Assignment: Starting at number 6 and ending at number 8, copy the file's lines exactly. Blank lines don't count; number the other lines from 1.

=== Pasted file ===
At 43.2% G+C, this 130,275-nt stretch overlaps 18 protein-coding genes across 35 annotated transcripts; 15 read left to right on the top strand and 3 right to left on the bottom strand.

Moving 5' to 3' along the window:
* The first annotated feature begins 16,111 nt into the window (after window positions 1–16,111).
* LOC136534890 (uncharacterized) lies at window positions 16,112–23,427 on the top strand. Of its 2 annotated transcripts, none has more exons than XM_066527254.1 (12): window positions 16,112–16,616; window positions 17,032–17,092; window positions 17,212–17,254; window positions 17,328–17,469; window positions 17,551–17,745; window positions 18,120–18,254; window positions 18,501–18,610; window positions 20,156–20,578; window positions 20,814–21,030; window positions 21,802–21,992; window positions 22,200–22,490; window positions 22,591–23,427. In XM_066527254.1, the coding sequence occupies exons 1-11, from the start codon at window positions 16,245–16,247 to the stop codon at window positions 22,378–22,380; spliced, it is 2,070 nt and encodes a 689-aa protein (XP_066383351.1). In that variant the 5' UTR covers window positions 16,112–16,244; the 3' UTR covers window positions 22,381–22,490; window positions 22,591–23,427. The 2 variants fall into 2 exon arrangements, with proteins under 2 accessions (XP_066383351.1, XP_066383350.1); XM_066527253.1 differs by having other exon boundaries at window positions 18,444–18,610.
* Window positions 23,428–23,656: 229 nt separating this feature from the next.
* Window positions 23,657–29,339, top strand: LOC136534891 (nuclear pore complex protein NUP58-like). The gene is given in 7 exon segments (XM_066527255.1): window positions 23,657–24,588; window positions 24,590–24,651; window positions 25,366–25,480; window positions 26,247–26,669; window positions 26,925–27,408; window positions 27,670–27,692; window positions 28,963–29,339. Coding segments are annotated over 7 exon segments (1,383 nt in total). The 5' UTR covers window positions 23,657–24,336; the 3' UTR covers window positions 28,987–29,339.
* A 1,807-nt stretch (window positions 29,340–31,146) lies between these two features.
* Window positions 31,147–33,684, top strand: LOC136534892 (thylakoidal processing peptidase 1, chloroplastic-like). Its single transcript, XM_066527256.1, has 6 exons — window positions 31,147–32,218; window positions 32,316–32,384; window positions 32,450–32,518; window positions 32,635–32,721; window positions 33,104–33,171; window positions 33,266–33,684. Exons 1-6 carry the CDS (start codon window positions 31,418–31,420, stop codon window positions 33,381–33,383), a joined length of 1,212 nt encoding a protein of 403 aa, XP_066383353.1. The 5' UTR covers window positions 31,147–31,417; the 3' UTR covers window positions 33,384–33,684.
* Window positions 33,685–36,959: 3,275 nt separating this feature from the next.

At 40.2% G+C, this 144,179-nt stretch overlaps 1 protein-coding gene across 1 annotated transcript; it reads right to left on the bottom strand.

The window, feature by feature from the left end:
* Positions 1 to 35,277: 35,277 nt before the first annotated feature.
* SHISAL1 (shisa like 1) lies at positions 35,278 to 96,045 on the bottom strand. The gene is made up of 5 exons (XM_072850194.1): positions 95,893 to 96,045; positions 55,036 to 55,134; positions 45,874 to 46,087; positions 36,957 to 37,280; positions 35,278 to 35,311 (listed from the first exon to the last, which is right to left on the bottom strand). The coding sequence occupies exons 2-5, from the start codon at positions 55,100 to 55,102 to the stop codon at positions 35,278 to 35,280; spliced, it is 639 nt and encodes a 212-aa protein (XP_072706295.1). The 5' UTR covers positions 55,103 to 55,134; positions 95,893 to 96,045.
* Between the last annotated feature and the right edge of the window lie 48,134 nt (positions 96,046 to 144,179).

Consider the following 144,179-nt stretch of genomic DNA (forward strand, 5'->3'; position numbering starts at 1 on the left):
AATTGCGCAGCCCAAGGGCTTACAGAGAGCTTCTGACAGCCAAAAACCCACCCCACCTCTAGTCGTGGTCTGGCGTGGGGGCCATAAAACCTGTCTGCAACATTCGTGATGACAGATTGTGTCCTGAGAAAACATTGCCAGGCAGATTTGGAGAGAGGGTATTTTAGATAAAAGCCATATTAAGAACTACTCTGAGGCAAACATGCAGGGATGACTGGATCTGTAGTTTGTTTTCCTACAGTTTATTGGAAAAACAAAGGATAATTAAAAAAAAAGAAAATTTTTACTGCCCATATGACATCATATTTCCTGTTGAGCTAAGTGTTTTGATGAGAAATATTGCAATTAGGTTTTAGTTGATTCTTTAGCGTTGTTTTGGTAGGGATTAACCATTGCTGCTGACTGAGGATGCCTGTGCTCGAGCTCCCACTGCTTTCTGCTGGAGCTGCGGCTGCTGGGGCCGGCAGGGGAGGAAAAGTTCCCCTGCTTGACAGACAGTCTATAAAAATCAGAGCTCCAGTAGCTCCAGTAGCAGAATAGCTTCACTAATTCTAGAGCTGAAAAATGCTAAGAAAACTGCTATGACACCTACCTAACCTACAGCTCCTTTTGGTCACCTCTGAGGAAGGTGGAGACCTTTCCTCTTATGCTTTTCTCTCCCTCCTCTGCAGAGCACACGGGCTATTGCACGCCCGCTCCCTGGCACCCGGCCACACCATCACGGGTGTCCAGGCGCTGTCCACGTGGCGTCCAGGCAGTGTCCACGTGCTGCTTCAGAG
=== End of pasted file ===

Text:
* Window positions 23,657–29,339, top strand: LOC136534891 (nuclear pore complex protein NUP58-like). The gene is given in 7 exon segments (XM_066527255.1): window positions 23,657–24,588; window positions 24,590–24,651; window positions 25,366–25,480; window positions 26,247–26,669; window positions 26,925–27,408; window positions 27,670–27,692; window positions 28,963–29,339. Coding segments are annotated over 7 exon segments (1,383 nt in total). The 5' UTR covers window positions 23,657–24,336; the 3' UTR covers window positions 28,987–29,339.
* A 1,807-nt stretch (window positions 29,340–31,146) lies between these two features.
* Window positions 31,147–33,684, top strand: LOC136534892 (thylakoidal processing peptidase 1, chloroplastic-like). Its single transcript, XM_066527256.1, has 6 exons — window positions 31,147–32,218; window positions 32,316–32,384; window positions 32,450–32,518; window positions 32,635–32,721; window positions 33,104–33,171; window positions 33,266–33,684. Exons 1-6 carry the CDS (start codon window positions 31,418–31,420, stop codon window positions 33,381–33,383), a joined length of 1,212 nt encoding a protein of 403 aa, XP_066383353.1. The 5' UTR covers window positions 31,147–31,417; the 3' UTR covers window positions 33,384–33,684.